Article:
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Modelling the relationship between energy intensity and GDP for European countries: An historical perspective (1800–2000)

Massimiliano Agovino, Silvana Bartoletto and Antonio Garofalo

Energy Economics, 2019, vol. 82, issue C, 114-134

Abstract: In this paper we discuss an original article by Gales et al. (2007) concerning the relationship between total energy intensity and GDP per capita. In their chiefly descriptive analysis of four European countries (Sweden, the Netherlands, Italy and Spain) over the last two centuries, no inverted U-curve relationship was found between total energy intensity (sum of traditional and modern energy sources) and GDP per capita. By contrast, in addition to considering total energy intensity we also distinguish between modern energy intensity and traditional energy intensity. Further, we integrate qualitative analysis with empirical analysis (i.e., the ARDL cointegration procedure) in order to make our results more robust. The main conclusions of Gales et al. (2007) are only partially confirmed: considering total energy intensity can lead to erroneous conclusions. In particular, our estimates show a U-shaped relationship between total energy intensity and GDP per capita. In addition, when we decompose total energy intensity, two different relationships emerge: a hyperbolic pattern (traditional energy carriers) and a U-shaped inverse pattern (modern energy carriers). We conclude that the decreasing branch of the U-shaped relationship between total energy intensity and GDP per capita is driven by traditional energy sources when the latter dominate modern energy sources (low levels of GDP per capita). In contrast, the ascending branch of the U-shaped relationship is driven by modern energy sources when prevailing over traditional sources (high levels of GDP per capita).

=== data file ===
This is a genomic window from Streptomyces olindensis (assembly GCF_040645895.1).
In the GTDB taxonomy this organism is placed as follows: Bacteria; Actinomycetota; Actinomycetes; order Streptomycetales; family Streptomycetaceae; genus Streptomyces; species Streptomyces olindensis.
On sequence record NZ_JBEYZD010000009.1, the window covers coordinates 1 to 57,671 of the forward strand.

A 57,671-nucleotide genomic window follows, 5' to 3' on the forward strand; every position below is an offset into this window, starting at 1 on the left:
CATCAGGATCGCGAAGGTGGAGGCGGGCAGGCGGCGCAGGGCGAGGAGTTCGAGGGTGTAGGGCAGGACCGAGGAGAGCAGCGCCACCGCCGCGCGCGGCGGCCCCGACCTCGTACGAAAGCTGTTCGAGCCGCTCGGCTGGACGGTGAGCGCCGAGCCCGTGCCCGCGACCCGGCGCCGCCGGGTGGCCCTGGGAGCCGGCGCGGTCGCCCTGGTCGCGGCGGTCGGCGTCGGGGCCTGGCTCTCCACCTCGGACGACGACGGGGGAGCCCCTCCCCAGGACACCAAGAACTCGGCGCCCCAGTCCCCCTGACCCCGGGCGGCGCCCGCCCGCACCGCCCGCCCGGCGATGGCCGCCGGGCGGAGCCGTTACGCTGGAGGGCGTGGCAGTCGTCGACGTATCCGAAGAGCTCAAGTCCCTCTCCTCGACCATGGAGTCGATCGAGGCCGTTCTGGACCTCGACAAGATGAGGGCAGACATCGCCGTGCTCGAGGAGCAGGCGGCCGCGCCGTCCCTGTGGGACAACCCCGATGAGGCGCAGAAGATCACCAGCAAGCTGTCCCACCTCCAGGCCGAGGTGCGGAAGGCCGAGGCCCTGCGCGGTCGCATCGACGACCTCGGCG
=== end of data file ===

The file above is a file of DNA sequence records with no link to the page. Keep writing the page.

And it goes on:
Keywords: Replication; Europe: Pre-1913; Time-series models; Energy sources (search for similar items in EconPapers)
JEL-codes: N53 C21 Q4 Q43 (search for similar items in EconPapers)
Date: 2019
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Persistent link: https://EconPapers.repec.org/RePEc:eee:eneeco:v:82:y:2019:i:c:p:114-134

DOI: 10.1016/j.eneco.2018.02.017

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